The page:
Scientists Explain How Stress Increases the Heart Disease Risk
According to a new study, led by the team of scientists from Harvard Medical School and published in The Lancet, an impact of a constant stress on a deep-lying region of the brain explains the higher heart disease risk.
In the study, three hundred people participated, and those with higher activity in the amygdala were more likely to develop a cardiovascular disease. Also, the scientists highlight that these people were also to develop it sooner.
Dr Ahmed Tawakol, the lead author and associate professor of medicine at Harvard Medical School, said: "Our results provide a unique insight into how stress may lead to cardiovascular disease. This raises the possibility that reducing stress could produce benefits that extend beyond an improved sense of psychological wellbeing.”
More information about the study is here.
A new study, published in the International Journal of Cancer, suggests that drinking hot tea is associated with a higher risk of developing esophageal cancer. The researchers analyzed data from over 50,000 people from the Golestan Cohort Study, a population-based...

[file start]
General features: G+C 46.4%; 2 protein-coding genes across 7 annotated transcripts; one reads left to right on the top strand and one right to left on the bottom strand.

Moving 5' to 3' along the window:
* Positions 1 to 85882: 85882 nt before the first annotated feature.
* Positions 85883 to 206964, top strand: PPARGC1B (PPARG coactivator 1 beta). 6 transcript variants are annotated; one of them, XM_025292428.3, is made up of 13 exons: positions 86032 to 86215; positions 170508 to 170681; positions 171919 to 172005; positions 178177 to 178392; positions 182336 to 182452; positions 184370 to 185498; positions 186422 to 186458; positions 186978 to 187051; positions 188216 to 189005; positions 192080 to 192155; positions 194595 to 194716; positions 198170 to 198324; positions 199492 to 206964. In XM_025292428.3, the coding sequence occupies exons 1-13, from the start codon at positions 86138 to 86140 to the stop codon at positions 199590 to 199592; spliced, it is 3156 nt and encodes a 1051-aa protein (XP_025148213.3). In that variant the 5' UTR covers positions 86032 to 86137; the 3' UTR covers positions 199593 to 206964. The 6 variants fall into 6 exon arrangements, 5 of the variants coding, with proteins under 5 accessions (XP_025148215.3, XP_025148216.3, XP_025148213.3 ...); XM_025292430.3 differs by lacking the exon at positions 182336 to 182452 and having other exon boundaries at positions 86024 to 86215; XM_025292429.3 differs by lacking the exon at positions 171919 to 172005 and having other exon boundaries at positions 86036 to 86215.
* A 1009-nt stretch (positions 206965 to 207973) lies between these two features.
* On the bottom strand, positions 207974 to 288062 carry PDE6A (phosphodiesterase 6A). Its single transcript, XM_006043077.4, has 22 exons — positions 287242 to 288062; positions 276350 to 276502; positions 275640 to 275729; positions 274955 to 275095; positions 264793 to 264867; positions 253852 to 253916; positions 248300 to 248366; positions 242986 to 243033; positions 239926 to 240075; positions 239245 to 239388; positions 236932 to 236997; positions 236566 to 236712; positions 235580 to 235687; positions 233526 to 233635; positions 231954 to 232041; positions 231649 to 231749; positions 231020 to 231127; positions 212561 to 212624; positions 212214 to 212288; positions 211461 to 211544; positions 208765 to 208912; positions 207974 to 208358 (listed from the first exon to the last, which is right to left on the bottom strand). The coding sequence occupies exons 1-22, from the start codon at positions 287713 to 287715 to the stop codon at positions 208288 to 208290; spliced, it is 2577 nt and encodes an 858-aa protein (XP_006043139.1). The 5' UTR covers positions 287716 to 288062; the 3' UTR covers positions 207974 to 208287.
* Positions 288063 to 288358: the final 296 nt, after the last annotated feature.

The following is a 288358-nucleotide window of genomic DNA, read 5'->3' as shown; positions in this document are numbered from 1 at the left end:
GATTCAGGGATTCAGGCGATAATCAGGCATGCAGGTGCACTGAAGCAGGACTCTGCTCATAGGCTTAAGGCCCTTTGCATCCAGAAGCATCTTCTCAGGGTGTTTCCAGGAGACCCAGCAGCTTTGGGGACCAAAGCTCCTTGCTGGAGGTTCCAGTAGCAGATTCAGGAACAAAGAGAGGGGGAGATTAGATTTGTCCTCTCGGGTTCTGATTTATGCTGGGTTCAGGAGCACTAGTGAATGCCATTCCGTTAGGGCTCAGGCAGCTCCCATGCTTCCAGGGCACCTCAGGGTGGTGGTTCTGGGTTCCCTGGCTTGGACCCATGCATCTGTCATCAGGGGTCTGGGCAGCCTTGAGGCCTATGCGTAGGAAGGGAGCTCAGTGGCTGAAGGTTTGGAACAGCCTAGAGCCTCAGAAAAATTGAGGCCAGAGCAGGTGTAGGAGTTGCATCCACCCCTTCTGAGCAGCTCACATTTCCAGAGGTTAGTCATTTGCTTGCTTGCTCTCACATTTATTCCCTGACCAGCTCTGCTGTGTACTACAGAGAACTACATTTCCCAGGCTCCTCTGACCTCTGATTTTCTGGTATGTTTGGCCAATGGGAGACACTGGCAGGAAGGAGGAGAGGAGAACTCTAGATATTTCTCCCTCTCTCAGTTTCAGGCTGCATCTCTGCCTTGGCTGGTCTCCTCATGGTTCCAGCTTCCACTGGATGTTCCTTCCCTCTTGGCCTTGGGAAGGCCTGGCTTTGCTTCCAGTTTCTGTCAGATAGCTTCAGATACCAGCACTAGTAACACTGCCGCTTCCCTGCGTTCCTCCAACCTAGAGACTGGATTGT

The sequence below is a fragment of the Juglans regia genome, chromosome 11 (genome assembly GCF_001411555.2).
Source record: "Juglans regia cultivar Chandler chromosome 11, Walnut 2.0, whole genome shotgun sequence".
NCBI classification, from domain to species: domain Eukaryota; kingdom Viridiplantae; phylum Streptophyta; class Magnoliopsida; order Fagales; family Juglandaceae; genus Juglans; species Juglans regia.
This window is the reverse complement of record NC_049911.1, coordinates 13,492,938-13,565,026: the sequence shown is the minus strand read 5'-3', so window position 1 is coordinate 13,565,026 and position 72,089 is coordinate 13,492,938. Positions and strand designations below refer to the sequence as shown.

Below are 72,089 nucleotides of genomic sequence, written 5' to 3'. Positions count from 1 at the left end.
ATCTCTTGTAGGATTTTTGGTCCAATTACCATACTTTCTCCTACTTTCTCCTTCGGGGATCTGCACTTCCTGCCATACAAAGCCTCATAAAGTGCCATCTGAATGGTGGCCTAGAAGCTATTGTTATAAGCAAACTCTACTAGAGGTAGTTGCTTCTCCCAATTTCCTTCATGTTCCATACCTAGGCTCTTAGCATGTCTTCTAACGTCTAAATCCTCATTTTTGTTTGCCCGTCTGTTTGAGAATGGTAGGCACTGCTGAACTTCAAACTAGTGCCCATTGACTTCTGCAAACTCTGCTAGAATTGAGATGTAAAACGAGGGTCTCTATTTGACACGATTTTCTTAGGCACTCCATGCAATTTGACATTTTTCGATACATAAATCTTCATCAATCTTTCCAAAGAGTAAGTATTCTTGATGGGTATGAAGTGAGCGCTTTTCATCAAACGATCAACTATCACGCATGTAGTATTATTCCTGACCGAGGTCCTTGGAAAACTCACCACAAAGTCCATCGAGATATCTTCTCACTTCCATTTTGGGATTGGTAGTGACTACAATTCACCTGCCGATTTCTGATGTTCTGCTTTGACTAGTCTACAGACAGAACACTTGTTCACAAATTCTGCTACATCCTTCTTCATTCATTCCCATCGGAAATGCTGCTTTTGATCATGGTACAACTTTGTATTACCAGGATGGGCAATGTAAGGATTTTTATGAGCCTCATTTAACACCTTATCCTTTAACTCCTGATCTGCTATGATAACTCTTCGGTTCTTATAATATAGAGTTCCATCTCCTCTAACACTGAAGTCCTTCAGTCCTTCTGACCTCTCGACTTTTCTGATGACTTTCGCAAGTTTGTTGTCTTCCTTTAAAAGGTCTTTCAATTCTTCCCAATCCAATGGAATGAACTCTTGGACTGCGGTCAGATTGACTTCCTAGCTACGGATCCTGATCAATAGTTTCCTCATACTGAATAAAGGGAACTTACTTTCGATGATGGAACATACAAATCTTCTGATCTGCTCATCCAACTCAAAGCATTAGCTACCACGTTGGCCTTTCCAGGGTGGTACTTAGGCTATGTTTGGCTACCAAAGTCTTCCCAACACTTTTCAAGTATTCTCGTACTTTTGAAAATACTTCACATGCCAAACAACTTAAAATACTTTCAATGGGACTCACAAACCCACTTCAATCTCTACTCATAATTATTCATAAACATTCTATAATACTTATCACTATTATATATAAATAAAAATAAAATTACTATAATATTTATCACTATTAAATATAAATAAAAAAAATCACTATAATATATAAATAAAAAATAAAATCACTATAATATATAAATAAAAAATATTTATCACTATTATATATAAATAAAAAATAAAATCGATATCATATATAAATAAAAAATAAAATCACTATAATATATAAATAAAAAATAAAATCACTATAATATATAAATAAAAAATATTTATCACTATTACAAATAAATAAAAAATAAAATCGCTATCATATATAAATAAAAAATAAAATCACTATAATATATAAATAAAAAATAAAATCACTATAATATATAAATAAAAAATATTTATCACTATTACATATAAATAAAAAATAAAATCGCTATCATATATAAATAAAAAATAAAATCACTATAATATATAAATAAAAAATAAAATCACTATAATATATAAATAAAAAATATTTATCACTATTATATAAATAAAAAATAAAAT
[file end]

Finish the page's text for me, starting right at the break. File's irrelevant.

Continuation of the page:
According to a new international study, leisurely physical activity, which includes dancing, gardening, or walking, on a weekly basis may cut the risk of death from multiple causes in adults aged 40 and over. The team included researchers from the Shandong University...
In childhood, many of us dreamed of learning to jump high. Now, after years, it became easier - Kangoo Jumps has appeared. This is one of the relatively new, but quickly gaining popularity types of fitness training. There are several advantages of jumpers. ...read more
It is time for us to find the solution how to deal with extra weight which is coming with Christmas and New Year’s celebrations because 2018 is almost over and 2019 is getting closer. The main aim is obviously staying in shape and today will find an effective way to...read more
We know that moderate exercise strengthens our health and makes us more beautiful. But few know about the importance of doing sports as psychotherapy. And, nevertheless, physical loads can save from depressions, reduce anxiety, relieve from professional burnout,...read more